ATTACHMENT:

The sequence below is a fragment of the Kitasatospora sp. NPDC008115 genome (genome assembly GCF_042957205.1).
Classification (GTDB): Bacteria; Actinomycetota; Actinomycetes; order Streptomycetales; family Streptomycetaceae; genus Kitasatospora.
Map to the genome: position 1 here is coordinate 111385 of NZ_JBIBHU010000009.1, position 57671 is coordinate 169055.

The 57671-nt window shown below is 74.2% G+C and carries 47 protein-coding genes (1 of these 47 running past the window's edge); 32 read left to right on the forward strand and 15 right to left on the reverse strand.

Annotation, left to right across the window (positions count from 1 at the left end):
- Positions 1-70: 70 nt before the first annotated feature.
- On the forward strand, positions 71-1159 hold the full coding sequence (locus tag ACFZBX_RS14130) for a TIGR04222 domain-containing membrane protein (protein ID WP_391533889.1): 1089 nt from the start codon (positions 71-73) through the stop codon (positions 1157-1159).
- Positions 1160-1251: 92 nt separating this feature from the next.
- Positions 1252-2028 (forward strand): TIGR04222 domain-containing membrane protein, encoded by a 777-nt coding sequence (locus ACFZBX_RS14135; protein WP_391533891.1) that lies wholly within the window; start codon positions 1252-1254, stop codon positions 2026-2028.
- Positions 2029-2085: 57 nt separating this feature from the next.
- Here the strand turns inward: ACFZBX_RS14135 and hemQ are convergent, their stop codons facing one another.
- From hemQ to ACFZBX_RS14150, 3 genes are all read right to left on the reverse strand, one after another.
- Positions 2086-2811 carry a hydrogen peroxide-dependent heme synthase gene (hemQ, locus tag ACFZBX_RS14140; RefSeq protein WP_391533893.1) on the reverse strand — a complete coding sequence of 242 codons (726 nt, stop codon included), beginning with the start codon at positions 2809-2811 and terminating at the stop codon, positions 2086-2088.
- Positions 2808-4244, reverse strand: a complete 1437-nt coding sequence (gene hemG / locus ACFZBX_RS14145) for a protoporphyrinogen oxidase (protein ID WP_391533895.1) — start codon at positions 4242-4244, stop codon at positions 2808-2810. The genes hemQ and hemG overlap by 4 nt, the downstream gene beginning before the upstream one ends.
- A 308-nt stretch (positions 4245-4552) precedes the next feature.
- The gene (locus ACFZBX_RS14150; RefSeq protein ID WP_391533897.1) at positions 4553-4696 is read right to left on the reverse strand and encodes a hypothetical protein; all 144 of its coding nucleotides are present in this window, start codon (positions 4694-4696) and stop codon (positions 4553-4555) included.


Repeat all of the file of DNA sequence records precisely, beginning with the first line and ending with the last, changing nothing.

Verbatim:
The sequence below is a fragment of the Kitasatospora sp. NPDC008115 genome (genome assembly GCF_042957205.1).
Classification (GTDB): Bacteria; Actinomycetota; Actinomycetes; order Streptomycetales; family Streptomycetaceae; genus Kitasatospora.
Map to the genome: position 1 here is coordinate 111385 of NZ_JBIBHU010000009.1, position 57671 is coordinate 169055.

The 57671-nt window shown below is 74.2% G+C and carries 47 protein-coding genes (1 of these 47 running past the window's edge); 32 read left to right on the forward strand and 15 right to left on the reverse strand.

Annotation, left to right across the window (positions count from 1 at the left end):
- Positions 1-70: 70 nt before the first annotated feature.
- On the forward strand, positions 71-1159 hold the full coding sequence (locus tag ACFZBX_RS14130) for a TIGR04222 domain-containing membrane protein (protein ID WP_391533889.1): 1089 nt from the start codon (positions 71-73) through the stop codon (positions 1157-1159).
- Positions 1160-1251: 92 nt separating this feature from the next.
- Positions 1252-2028 (forward strand): TIGR04222 domain-containing membrane protein, encoded by a 777-nt coding sequence (locus ACFZBX_RS14135; protein WP_391533891.1) that lies wholly within the window; start codon positions 1252-1254, stop codon positions 2026-2028.
- Positions 2029-2085: 57 nt separating this feature from the next.
- Here the strand turns inward: ACFZBX_RS14135 and hemQ are convergent, their stop codons facing one another.
- From hemQ to ACFZBX_RS14150, 3 genes are all read right to left on the reverse strand, one after another.
- Positions 2086-2811 carry a hydrogen peroxide-dependent heme synthase gene (hemQ, locus tag ACFZBX_RS14140; RefSeq protein WP_391533893.1) on the reverse strand — a complete coding sequence of 242 codons (726 nt, stop codon included), beginning with the start codon at positions 2809-2811 and terminating at the stop codon, positions 2086-2088.
- Positions 2808-4244, reverse strand: a complete 1437-nt coding sequence (gene hemG / locus ACFZBX_RS14145) for a protoporphyrinogen oxidase (protein ID WP_391533895.1) — start codon at positions 4242-4244, stop codon at positions 2808-2810. The genes hemQ and hemG overlap by 4 nt, the downstream gene beginning before the upstream one ends.
- A 308-nt stretch (positions 4245-4552) precedes the next feature.
- The gene (locus ACFZBX_RS14150; RefSeq protein ID WP_391533897.1) at positions 4553-4696 is read right to left on the reverse strand and encodes a hypothetical protein; all 144 of its coding nucleotides are present in this window, start codon (positions 4694-4696) and stop codon (positions 4553-4555) included.